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Judicial CP - April 1995

Alberta Report/Western Report, 17 April 1995

The experts may flog Mr Evans about the lash, but the public supports him

By Link Byfield

At the provincial Conservative convention in Alberta two weekends ago, reports the Edmonton Sun, a delegate asked Justice Minister Brian Evans what the latter thought about lashing prisoners. The delegate's reasoning wasn't recorded, but I expect he thought flogging might help reduce the crime rate and teach criminals better behaviour. Most people think so.

If you were to ask any of our major media deep-thinkers, or a conventional academic or politician, they'd say none but a few frightening sociopaths advocate corporal punishment. But they'd be wrong. The Alberta delegate merely gave voice to what most English Canadians think.

I'm indebted to the Reader's Digest for giving me an early look at one of their Roper Report opinion surveys. This one was taken last summer from 1,235 Canadian adults for a future Digest story about law and crime.

Roper found that 65% of Albertans would lash criminals convicted of child sexual abuse, and 62% would flog rapists. The corresponding figures in B.C. were 56% and 58%, across English Canada 56% and 54%, and 29% and 28% in Quebec.

Other English Canadians were almost as content as Albertans to lash armed robbers, drug dealers and kidnappers. Even for more common offences, many Albertans favoured flogging: for vandalism 43%, drunk driving 38%, and petty theft 22%. The rest of English Canada was not far behind, except for the Atlantic, which was almost as soft as Quebec. In the sex and kidnapping categories, the youngest people (age 18 to 24) were more in favour of the lash than the middle-aged (25 to 49).

Whether Mr. Evans already knew this from some other poll I don't know, but he said he was "perfectly willing to consider the lash," and continued at some length to discuss it. This sets him apart from most experts, who simply dismiss the idea out of hand, usually with the unexplained observation that "it doesn't work."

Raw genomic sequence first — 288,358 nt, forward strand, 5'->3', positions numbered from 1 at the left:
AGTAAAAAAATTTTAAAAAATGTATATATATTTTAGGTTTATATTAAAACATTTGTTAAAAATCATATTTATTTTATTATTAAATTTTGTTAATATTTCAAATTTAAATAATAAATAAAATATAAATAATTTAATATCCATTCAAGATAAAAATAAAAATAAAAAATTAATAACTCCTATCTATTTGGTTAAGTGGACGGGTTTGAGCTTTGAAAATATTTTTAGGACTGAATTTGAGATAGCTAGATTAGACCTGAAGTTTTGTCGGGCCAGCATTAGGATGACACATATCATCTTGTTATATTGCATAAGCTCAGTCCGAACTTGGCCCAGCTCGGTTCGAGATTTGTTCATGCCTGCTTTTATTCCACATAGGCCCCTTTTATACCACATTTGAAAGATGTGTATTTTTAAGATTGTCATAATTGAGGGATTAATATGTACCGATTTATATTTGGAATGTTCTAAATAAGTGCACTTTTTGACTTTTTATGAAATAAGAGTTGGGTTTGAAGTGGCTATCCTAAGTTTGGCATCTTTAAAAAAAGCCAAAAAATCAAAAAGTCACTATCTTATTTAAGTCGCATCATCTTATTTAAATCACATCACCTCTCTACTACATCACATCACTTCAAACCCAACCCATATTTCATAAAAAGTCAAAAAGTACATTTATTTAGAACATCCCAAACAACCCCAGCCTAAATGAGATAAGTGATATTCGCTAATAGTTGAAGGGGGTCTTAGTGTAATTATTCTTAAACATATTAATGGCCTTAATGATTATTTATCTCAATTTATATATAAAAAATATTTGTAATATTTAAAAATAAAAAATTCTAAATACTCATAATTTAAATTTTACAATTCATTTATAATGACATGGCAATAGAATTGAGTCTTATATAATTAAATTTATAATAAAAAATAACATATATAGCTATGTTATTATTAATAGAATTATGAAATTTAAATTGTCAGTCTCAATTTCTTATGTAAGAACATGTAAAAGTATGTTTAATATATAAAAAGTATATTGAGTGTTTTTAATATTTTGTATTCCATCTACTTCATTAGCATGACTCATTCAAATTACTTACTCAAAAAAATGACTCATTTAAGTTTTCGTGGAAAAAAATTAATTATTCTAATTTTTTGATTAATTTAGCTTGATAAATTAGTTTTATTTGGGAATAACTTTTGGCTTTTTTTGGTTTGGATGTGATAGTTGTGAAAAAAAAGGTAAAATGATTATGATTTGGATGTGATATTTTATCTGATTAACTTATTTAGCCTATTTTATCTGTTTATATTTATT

"My view of the lash," replied Mr. Evans, "and of any other kind of corporal punishment, is to look at it from the practical point of view of what we are trying to do in Alberta. People are sick and tired of reading in the paper and hearing about criminals perpetrating serious crimes against law-abiding Albertans. We have to teach criminals a lesson." His only reservation, he said, was that such a practice might not survive the Charter of Rights.

He could have said -- and most cabinet ministers I know would have said -- "Criminal Code penalties are a federal matter, I can't do anything about it." And many would have added archly, "Besides, there are some cravings for brute vengeance which civilized and compassionate societies don't indulge." Corporal punishment makes everyone uncomfortable; it offends our finer aesthetic sensibilities, and those who urge it are obviously ravening, vindictive sadists who believe in simplistic solutions to complex problems. But people think such things only because they are overly emotional.

The fact is that the lash, harsh though it was, constituted a routine element of criminal punishment until the 1950s. In the 1960s, with the lash gone and the new Canadian Corrections Association firmly in charge, crime began to rise. Between 1962 and 1992, the rate of violent crimes recorded by Canadian police quintupled (from 221 per 100,000 population to 1,081.)

There were many reasons for this increase, no doubt. But it is sensible to think that the removal of the lash from prison sentences contributed to it.

Mr. Evans, I suspect, is worried by the growing tendency of judges, prodded by a furious public, to impose long sentences. Prisons are already crowded, and the only alternatives will be to build more jails or to let prisoners out on parole even sooner than we do now. I'm sure that neither option appeals very much to the country's attorneys- general.

What might make more sense is shorter sentences but harsher punishments, such as the lash. This would help satisfy the three most important elements of criminal justice: punishing the crime itself, teaching the criminal a lesson, and dissuading others from doing the same. We could still give prisoners all the life-skills and anger-management stuff we give them now.

If Mr. Evans is serious, he will order a thorough comparison of the old, punitive prison system compared to the new, supposedly rehabilitative one. There's remarkably little written in this area, but with full access to federal and provincial records it must surely be possible to figure it out. And the study should pay particular attention to the lash, and how many people ever needed a second taste of it. From the accounts I've heard (bowels turning to water, brief but indescribable waves of pain, etc.) I doubt it. Liberals may be right that the old pre-war penal system didn't work. All I know is there was far less crime.

Copyright 1995 by United Western Communications Ltd. Text may not be copied without the express written permission of United Western Communications Ltd.

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